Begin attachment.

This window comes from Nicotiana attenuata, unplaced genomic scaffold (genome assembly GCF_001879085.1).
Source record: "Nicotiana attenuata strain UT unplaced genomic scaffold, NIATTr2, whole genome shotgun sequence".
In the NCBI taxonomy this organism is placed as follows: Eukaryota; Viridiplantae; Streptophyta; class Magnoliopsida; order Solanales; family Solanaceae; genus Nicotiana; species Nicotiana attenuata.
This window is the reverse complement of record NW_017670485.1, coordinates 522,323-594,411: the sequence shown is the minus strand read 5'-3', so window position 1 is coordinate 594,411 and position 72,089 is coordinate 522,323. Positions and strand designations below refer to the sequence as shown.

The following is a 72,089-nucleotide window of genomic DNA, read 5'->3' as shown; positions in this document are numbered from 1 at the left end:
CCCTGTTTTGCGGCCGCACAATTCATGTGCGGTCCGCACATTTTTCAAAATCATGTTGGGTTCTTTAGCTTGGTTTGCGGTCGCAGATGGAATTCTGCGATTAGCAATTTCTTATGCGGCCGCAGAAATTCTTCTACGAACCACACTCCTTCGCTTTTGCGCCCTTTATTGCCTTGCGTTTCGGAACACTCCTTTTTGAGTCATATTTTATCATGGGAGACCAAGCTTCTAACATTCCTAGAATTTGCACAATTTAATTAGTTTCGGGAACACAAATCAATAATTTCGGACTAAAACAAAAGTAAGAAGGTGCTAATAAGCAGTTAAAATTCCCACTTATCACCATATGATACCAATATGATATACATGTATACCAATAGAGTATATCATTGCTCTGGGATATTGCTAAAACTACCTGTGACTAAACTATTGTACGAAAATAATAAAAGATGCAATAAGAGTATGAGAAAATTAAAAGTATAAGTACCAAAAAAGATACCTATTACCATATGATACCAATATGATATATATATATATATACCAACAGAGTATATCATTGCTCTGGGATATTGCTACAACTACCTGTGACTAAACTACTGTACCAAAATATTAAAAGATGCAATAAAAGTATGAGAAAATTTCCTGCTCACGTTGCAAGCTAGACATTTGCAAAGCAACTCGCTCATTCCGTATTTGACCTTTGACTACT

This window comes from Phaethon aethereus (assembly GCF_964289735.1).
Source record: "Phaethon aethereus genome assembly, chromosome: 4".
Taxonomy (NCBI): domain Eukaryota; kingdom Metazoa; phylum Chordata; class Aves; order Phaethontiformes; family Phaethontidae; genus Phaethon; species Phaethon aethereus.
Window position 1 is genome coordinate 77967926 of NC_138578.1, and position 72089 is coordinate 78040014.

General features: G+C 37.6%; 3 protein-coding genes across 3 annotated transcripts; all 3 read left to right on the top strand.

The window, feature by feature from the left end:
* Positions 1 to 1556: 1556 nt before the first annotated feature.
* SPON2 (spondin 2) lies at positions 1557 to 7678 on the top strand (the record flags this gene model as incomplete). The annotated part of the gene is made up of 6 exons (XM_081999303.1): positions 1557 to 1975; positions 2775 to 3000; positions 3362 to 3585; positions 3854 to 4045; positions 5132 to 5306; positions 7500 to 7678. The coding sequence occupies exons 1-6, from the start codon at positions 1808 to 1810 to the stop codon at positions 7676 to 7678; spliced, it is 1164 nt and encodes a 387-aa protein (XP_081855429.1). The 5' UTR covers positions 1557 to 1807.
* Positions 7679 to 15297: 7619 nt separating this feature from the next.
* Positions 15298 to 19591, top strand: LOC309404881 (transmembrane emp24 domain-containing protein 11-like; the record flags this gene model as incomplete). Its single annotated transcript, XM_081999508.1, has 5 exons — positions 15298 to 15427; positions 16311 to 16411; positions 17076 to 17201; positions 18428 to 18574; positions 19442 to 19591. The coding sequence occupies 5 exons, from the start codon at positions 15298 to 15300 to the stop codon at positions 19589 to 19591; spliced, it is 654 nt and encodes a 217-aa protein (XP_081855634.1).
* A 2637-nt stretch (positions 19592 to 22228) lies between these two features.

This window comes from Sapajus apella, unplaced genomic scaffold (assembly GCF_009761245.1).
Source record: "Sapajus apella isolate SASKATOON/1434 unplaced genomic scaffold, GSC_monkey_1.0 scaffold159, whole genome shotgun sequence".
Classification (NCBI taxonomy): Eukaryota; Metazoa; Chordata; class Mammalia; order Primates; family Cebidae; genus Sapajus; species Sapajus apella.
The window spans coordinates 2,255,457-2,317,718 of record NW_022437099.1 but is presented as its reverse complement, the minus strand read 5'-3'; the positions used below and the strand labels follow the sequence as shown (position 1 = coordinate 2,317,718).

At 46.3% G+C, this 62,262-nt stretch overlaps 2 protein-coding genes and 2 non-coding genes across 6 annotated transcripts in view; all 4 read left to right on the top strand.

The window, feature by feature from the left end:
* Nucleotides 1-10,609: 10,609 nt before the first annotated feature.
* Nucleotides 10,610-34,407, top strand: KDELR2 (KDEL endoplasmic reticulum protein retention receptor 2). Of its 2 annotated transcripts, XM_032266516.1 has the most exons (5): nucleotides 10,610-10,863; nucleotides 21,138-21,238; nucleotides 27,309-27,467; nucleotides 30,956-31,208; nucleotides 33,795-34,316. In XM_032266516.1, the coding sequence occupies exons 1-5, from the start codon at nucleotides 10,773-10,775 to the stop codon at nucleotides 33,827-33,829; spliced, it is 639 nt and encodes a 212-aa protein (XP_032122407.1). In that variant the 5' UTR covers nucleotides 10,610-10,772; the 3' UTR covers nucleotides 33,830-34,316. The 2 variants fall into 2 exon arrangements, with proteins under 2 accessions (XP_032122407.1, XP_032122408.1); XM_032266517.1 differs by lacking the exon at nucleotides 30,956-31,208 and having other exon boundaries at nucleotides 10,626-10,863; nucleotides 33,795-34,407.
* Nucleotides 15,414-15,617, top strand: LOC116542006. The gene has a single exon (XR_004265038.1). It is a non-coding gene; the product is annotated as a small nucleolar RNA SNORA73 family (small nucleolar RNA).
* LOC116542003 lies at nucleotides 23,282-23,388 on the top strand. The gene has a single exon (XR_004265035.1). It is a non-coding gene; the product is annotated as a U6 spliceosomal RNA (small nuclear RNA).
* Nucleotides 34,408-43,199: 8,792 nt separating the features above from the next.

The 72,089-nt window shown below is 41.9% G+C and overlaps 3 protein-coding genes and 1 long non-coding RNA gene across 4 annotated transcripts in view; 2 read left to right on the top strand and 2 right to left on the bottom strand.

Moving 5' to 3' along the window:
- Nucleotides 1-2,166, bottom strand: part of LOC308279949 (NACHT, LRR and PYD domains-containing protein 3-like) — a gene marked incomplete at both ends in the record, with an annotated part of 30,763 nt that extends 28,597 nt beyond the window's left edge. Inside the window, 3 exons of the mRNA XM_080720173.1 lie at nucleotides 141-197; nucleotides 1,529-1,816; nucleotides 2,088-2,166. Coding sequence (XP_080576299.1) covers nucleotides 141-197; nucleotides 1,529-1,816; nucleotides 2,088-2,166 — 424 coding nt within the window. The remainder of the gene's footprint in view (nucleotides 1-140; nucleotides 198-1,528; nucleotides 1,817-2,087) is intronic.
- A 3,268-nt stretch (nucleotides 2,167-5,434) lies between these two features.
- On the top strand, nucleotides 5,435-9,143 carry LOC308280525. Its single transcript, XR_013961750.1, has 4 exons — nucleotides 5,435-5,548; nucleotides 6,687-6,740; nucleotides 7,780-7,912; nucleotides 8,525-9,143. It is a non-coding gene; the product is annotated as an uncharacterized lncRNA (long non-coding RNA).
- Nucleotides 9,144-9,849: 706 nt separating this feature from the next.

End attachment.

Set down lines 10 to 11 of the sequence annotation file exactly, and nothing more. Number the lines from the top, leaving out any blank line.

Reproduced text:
Window position 1 is genome coordinate 77967926 of NC_138578.1, and position 72089 is coordinate 78040014.

General features: G+C 37.6%; 3 protein-coding genes across 3 annotated transcripts; all 3 read left to right on the top strand.